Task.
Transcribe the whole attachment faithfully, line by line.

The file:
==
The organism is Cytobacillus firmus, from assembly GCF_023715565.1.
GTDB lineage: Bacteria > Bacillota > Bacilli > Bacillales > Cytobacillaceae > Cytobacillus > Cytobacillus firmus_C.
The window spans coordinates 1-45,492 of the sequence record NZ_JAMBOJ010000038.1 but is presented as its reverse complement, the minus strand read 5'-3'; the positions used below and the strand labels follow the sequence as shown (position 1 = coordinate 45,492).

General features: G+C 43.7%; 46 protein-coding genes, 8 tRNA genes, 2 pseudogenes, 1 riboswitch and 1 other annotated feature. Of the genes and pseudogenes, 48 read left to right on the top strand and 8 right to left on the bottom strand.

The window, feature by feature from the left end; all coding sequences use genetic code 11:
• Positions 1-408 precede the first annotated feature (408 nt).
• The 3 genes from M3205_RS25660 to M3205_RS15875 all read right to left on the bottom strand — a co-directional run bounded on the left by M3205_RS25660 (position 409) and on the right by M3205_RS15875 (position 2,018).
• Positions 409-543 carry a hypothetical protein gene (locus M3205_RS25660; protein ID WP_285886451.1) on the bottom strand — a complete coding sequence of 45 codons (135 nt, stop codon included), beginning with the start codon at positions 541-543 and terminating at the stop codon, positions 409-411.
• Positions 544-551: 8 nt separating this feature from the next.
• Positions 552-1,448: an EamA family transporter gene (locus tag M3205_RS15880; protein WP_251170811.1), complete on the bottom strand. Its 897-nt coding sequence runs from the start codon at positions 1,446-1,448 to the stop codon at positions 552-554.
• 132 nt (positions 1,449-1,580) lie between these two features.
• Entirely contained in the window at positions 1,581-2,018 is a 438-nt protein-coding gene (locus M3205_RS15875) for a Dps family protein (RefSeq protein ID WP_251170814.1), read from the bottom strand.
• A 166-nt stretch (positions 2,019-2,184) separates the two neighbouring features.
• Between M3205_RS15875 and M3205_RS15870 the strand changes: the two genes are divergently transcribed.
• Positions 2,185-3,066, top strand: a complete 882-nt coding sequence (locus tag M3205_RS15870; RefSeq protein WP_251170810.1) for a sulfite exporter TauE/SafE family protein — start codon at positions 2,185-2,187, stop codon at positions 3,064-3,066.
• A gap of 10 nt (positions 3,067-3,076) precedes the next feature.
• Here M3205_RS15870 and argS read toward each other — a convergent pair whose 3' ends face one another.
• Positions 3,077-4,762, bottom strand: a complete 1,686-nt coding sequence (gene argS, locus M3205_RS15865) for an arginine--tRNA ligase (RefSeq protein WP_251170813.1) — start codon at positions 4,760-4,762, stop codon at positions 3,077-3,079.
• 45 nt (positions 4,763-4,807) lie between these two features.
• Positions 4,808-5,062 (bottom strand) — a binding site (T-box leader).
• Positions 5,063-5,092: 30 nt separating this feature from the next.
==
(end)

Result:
The organism is Cytobacillus firmus, from assembly GCF_023715565.1.
GTDB lineage: Bacteria > Bacillota > Bacilli > Bacillales > Cytobacillaceae > Cytobacillus > Cytobacillus firmus_C.
The window spans coordinates 1-45,492 of the sequence record NZ_JAMBOJ010000038.1 but is presented as its reverse complement, the minus strand read 5'-3'; the positions used below and the strand labels follow the sequence as shown (position 1 = coordinate 45,492).

General features: G+C 43.7%; 46 protein-coding genes, 8 tRNA genes, 2 pseudogenes, 1 riboswitch and 1 other annotated feature. Of the genes and pseudogenes, 48 read left to right on the top strand and 8 right to left on the bottom strand.

The window, feature by feature from the left end; all coding sequences use genetic code 11:
• Positions 1-408 precede the first annotated feature (408 nt).
• The 3 genes from M3205_RS25660 to M3205_RS15875 all read right to left on the bottom strand — a co-directional run bounded on the left by M3205_RS25660 (position 409) and on the right by M3205_RS15875 (position 2,018).
• Positions 409-543 carry a hypothetical protein gene (locus M3205_RS25660; protein ID WP_285886451.1) on the bottom strand — a complete coding sequence of 45 codons (135 nt, stop codon included), beginning with the start codon at positions 541-543 and terminating at the stop codon, positions 409-411.
• Positions 544-551: 8 nt separating this feature from the next.
• Positions 552-1,448: an EamA family transporter gene (locus tag M3205_RS15880; protein WP_251170811.1), complete on the bottom strand. Its 897-nt coding sequence runs from the start codon at positions 1,446-1,448 to the stop codon at positions 552-554.
• 132 nt (positions 1,449-1,580) lie between these two features.
• Entirely contained in the window at positions 1,581-2,018 is a 438-nt protein-coding gene (locus M3205_RS15875) for a Dps family protein (RefSeq protein ID WP_251170814.1), read from the bottom strand.
• A 166-nt stretch (positions 2,019-2,184) separates the two neighbouring features.
• Between M3205_RS15875 and M3205_RS15870 the strand changes: the two genes are divergently transcribed.
• Positions 2,185-3,066, top strand: a complete 882-nt coding sequence (locus tag M3205_RS15870; RefSeq protein WP_251170810.1) for a sulfite exporter TauE/SafE family protein — start codon at positions 2,185-2,187, stop codon at positions 3,064-3,066.
• A gap of 10 nt (positions 3,067-3,076) precedes the next feature.
• Here M3205_RS15870 and argS read toward each other — a convergent pair whose 3' ends face one another.
• Positions 3,077-4,762, bottom strand: a complete 1,686-nt coding sequence (gene argS, locus M3205_RS15865) for an arginine--tRNA ligase (RefSeq protein WP_251170813.1) — start codon at positions 4,760-4,762, stop codon at positions 3,077-3,079.
• 45 nt (positions 4,763-4,807) lie between these two features.
• Positions 4,808-5,062 (bottom strand) — a binding site (T-box leader).
• Positions 5,063-5,092: 30 nt separating this feature from the next.